Dr. Zach Friedenreich, PT, DPT
Physical Therapist, NYC
The COVID-19 pandemic has really put a damper on many of the routines that we were once accustomed to, including our exercise and training regiments. As things slowly begin to reopen and the “new normal” is arriving, we are all thinking about the best ways to get back to our usual routines.
Here are a few tips to ensure you’re able to return to a consistent and sustainable training routine post-quarantine.
1. Check Your Ego
This is tip number 1 for a reason. The EASIEST way for you to injure yourself when getting back into training is assuming that you’re able to train at your pre-quarantine fitness level. Whether you’re a barbell athlete or runner, don’t expect to hit PRs your first time back in the gym or out on the roads.
Something called your chronic training load is the accumulation of the most recent 3-6 weeks of your training. If the last 6+ weeks have been anything like ours, the level of training hasn’t been quite as intense as you may be used to.
Before you go putting 300 pounds on the bar or run the highest weekly mileage of your life, take a step back and consider what your fitness level currently is. Exercising at an intensity that far exceeds your current chronic training load can significantly increase your risk for injury.
2. Monitor Your Training
You’ve heard this from us before – monitoring your training is the key to ensuring that you’re not training too hard or too much (and vise versa to be fair).
The easiest way to do this is keep a training log or journal. Each day, jot down a summary of your session, how long it took you, and rate the difficulty of the session on a scale of 1-10. Not only will this allow you to keep an eye on how hard you’re working, it also affords you an opportunity to reflect on how your body is feeling on a day-to-day basis and provides some self-accountability for your training.
3. Take Care of Yourself
Taking care of yourself goes well beyond making sure that you’re not overdoing your training. To truly be successful in sustainable training, you must consider a more holistic approach and strive for healthy habits. Things such as getting adequate sleep, eating well, drinking plenty of water, limiting caffeine and alcohol intake, and practicing mindfulness are some of the lowest hanging fruit that you can improve upon without much effort.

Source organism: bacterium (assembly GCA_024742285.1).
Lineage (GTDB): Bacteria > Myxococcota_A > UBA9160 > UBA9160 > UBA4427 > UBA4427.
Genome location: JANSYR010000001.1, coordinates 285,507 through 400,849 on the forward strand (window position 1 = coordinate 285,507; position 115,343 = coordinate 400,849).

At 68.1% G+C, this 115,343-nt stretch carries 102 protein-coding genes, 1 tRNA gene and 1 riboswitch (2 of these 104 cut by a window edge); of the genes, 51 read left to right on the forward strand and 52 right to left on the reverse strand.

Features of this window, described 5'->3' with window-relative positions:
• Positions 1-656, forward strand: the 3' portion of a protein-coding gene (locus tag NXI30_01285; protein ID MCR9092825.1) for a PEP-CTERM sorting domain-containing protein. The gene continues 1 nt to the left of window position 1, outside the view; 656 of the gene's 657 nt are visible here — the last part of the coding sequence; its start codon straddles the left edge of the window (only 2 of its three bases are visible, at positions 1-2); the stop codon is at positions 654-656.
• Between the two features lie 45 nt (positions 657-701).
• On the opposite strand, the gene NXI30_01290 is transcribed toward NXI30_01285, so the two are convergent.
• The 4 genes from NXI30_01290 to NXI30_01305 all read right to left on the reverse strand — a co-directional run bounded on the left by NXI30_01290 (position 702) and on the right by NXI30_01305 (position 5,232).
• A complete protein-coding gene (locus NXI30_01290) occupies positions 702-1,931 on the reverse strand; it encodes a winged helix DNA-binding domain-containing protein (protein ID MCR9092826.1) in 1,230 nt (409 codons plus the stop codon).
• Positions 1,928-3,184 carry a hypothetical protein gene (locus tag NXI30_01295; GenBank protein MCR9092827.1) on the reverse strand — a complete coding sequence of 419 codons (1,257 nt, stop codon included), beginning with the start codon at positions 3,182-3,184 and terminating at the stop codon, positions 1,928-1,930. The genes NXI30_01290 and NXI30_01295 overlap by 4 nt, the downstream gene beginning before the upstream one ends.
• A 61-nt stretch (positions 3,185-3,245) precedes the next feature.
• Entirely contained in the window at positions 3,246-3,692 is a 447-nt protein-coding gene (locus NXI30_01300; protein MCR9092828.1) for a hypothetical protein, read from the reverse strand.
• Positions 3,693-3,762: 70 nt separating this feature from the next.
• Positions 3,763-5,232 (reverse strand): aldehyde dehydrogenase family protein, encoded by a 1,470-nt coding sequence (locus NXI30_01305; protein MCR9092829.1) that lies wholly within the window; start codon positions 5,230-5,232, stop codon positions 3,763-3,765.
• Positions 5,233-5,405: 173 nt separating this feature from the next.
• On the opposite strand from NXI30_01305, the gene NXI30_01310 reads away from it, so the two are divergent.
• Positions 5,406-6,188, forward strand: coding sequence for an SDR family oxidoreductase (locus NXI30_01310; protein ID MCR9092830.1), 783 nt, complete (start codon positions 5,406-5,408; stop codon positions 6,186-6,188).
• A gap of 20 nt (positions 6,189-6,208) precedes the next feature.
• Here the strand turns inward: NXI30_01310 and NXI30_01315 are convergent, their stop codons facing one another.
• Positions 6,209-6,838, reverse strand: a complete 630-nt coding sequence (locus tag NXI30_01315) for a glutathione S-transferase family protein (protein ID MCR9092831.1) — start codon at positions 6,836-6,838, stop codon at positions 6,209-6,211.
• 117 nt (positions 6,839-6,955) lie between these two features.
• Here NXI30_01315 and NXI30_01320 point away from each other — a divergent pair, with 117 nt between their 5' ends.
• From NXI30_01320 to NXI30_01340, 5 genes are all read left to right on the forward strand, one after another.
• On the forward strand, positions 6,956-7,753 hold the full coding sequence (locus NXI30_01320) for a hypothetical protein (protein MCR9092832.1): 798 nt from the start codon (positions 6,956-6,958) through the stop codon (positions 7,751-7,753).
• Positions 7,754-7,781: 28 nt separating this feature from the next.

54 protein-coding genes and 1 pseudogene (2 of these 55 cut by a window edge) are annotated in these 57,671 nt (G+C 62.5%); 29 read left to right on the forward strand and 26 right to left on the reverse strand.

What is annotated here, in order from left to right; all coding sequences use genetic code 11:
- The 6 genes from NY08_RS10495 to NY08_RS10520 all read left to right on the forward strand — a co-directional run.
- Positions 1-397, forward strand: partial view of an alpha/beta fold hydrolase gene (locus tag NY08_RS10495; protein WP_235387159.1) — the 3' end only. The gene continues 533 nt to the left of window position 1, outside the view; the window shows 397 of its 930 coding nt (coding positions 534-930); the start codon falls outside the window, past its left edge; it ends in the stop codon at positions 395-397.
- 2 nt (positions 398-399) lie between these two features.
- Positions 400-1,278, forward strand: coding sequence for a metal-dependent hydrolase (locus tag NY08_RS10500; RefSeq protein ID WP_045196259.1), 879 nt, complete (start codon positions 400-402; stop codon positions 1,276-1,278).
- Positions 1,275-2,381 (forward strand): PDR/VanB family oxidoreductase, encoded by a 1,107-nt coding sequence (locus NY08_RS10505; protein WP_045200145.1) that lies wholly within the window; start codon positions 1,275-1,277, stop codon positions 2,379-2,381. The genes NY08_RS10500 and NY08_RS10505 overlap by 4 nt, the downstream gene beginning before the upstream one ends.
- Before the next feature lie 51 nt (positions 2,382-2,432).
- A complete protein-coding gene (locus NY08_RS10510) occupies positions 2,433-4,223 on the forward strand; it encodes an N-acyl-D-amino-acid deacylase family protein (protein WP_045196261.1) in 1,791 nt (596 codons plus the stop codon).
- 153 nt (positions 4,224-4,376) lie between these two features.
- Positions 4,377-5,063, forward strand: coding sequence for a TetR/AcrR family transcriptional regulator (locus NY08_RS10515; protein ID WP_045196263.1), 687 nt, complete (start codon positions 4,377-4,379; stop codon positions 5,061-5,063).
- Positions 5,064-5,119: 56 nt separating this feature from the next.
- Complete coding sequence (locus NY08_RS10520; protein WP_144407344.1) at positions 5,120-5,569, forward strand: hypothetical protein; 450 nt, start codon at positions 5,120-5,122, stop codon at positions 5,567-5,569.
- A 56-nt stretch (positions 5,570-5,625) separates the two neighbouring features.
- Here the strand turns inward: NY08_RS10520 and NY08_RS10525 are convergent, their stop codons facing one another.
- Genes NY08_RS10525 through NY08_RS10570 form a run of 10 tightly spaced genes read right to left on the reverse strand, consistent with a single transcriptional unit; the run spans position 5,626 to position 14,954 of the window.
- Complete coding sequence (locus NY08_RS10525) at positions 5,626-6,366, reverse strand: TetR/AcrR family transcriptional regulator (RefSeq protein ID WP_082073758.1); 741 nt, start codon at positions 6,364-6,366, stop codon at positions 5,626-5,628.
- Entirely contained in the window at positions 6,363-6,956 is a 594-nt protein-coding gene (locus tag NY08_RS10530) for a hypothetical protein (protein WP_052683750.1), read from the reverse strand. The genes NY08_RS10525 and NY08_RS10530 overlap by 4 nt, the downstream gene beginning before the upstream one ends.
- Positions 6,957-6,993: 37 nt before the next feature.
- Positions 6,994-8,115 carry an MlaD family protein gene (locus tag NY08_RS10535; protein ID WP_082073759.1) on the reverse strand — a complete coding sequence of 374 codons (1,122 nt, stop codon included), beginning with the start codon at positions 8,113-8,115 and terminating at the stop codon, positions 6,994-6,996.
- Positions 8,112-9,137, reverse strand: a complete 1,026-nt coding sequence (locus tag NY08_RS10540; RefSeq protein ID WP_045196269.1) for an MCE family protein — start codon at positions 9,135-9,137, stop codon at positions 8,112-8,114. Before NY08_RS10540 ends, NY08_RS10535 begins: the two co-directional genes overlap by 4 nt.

Check out the post last month – it addresses some of these external factors that go a long way to sustainably improving your performance. Click here to read.
4. Follow A Plan
We mentioned this once earlier in this post, but accountability and sustainability go hand-in-hand when it comes to training. We’ve all been in the scenario where we’re dreading exercising or training because we don’t actually know what we should be doing. This is exactly why nothing will hold you more accountable than following a training plan – it eliminates all of the guess work.
A solid training plan will accommodate your busy weekly schedule to ensure that you consistently make time for training a few days a week. This in and of itself will make your training easier to maintain.
A training plan will also lay out the framework for achieving whatever goals you may have. Understanding that each session you’re dedicating time and energy to is playing a role in achieving your larger goals will do wonders for your motivation. More motivation equals more sustainable training.
If you’re worried about safely returning to more regular exercise post-quarantine (or any time), make sure to consider these 4 tips. Sustainable training is the best strategy to reduce your chances of getting hurt and will lead to consistent results. Even incorporating just one of these tips will go a long way…your body will thank you!
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- Gabbett TJ. The training—injury prevention paradox: should athletes be training smarter and harder? Br J Sports Med 2016;50:273–280.